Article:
Best Value English Fizz for the New Year

It’s all too easy to get caught up in the indulgence and expenditure of the festive period. And after the roast meats, the expensive presents, and the very best English sparkling (or Champagne) and Burgundy (or Kentish Pinot) served on Christmas day; there’s often a need to make New Year’s Eve a bit more pocket-friendly,

English wine is typically sold at a premium; and rightly so, considering both the quality of our home-grown offerings and the efforts (and expense) the winemakers go through to produce them.

However, there’s a growing selection of own-label sparkling wines appearing in supermarkets up and down the country. This article features four really decent own-label traditional method sparkling wines from Aldi (Lyme Block Brut Reserve - £16.99), Tesco (Finest by Hush Heath - £18.00), Morrisons (The Best Sparkling - £18.00) and Sainsbury’s (Taste the Difference - £20.50).

But then there are the innovators, who have looked at less time-intensive production methods to produce more cost-effective, entry-level sparkling offerings. Aldi's Masterstroke (£9.99) is the cheapest home-grown fizz on the market. It employs the Charmat method, popularised by Prosecco, to produce a crowd-pleasing drop of bubbly at a price previously thought impossible. Meanwhile, Bacchus mavericks Chapel Down released their carbonated Bacchus 2018 (£17.99 - Waitrose & Majestic) this year, which has gone on to be a runaway success and is an excellent alternative.

Lyme Block Brut Reserve

REGION: Devon   GRAPES: Chardonnay, Pinot Blanc, Reichensteiner, Seyval Blanc & Solaris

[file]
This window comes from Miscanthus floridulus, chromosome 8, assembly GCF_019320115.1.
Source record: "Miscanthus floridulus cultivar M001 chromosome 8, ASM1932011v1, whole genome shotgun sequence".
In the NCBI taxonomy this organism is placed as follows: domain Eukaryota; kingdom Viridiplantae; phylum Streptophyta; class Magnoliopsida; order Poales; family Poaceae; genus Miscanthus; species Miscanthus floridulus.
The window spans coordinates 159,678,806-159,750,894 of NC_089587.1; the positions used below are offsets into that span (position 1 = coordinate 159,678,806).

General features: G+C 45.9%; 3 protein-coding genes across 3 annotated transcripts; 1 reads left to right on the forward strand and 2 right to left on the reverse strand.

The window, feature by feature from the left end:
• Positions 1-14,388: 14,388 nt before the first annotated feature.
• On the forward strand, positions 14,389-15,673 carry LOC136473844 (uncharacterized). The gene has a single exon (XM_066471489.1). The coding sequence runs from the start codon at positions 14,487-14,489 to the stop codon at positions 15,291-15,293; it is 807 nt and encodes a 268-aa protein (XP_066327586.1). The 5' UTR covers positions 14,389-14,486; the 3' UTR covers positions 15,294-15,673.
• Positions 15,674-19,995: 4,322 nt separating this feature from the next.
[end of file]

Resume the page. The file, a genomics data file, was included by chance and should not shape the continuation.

Probably the highest-profile own-label release for a whole, Devon’s Lyme Bay has teamed once again with Aldi to release the third wine in the Lyme Block range. This is a traditional method blend that calls on both the ‘classic Champagne’ grape varieties as well as those more historically grown in England.

The Lyme Block is a blend of Chardonnay, Pinot Blanc, Reichensteiner, Seyval Blanc & Solaris, and I picked up on more of an aromatic, fruit-forward character that these additional varieties bring to the mix. There’s aromas of peach, mango and pear, with hints of honeysuckle and light toasty notes.

The taste is generously fruit-forward too, with waves of pear, stone fruit and even tropical fruit flavours coming through, cut through nicely by crisp citrus and apple.

There is a toasty, creamy warmth to the way the Lyme Block tastes, complementing both the ripe fruit and crisp character of the wine. Overall, very well balanced and certainly one of the best I’ve tasted in the sub £20 price range.

Where to Buy:

Tesco Finest English Sparkling

REGION: Kent   GRAPES: Chardonnay, Pinot Noir & Pinot Meunier

This Tesco own-label , produced by Hush Heath, was first released three years ago. I’ll admit that I wasn’t a huge fan of the original release, but the current offering is a vast improvement.

The Tesco Finest English Sparkling is a classic blend of Chardonnay, Pinot Noir and Pinot Meunier.

It’s got a lovely golden hue to it, and a ripe and ready nose of baked apple and pear pudding, with suggestions of patisserie and nuts.

It really satisfies on the palate too, with a brisk, fresh citrus and crunchy apple profile upfront. Then, softer waves of peach and apple pie, with a clean but firm finish. Well made and really well balanced.

Where to Buy:

Taste the Difference English Sparkling 2015

REGION: Surrey   GRAPES: Pinot Noir, Chardonnay & Pinot Meunier

This has been a firm Great British Wine favourite since our original Own Label tasting a couple of years back, and at £20.50, often reduced less on a mix 6 promotion, it’s an absolute bargain. It’s a Pinot Noir dominant blend of the big three sparkling varieties and has spent around three years on lees prior to release.